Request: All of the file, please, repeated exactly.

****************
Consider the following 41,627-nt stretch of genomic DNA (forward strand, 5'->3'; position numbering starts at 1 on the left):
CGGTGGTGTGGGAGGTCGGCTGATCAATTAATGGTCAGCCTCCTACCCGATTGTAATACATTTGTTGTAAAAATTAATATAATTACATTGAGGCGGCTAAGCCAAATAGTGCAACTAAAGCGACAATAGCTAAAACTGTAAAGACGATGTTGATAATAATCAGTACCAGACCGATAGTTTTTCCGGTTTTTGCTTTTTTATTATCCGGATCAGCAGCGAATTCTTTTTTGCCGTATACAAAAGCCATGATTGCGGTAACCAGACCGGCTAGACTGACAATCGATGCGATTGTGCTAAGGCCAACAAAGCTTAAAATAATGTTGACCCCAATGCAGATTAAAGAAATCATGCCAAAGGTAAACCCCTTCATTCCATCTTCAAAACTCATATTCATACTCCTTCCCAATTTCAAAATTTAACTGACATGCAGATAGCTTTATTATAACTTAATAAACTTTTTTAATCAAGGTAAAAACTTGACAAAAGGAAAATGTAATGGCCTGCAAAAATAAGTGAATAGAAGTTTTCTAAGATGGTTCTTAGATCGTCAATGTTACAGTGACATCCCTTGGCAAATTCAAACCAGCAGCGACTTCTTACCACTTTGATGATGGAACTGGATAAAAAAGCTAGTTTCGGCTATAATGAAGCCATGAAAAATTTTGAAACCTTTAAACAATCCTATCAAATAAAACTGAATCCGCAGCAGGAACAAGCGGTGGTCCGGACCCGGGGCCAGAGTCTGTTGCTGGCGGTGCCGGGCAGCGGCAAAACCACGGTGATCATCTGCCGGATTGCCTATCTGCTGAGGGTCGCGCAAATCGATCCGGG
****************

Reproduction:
Consider the following 41,627-nt stretch of genomic DNA (forward strand, 5'->3'; position numbering starts at 1 on the left):
CGGTGGTGTGGGAGGTCGGCTGATCAATTAATGGTCAGCCTCCTACCCGATTGTAATACATTTGTTGTAAAAATTAATATAATTACATTGAGGCGGCTAAGCCAAATAGTGCAACTAAAGCGACAATAGCTAAAACTGTAAAGACGATGTTGATAATAATCAGTACCAGACCGATAGTTTTTCCGGTTTTTGCTTTTTTATTATCCGGATCAGCAGCGAATTCTTTTTTGCCGTATACAAAAGCCATGATTGCGGTAACCAGACCGGCTAGACTGACAATCGATGCGATTGTGCTAAGGCCAACAAAGCTTAAAATAATGTTGACCCCAATGCAGATTAAAGAAATCATGCCAAAGGTAAACCCCTTCATTCCATCTTCAAAACTCATATTCATACTCCTTCCCAATTTCAAAATTTAACTGACATGCAGATAGCTTTATTATAACTTAATAAACTTTTTTAATCAAGGTAAAAACTTGACAAAAGGAAAATGTAATGGCCTGCAAAAATAAGTGAATAGAAGTTTTCTAAGATGGTTCTTAGATCGTCAATGTTACAGTGACATCCCTTGGCAAATTCAAACCAGCAGCGACTTCTTACCACTTTGATGATGGAACTGGATAAAAAAGCTAGTTTCGGCTATAATGAAGCCATGAAAAATTTTGAAACCTTTAAACAATCCTATCAAATAAAACTGAATCCGCAGCAGGAACAAGCGGTGGTCCGGACCCGGGGCCAGAGTCTGTTGCTGGCGGTGCCGGGCAGCGGCAAAACCACGGTGATCATCTGCCGGATTGCCTATCTGCTGAGGGTCGCGCAAATCGATCCGGG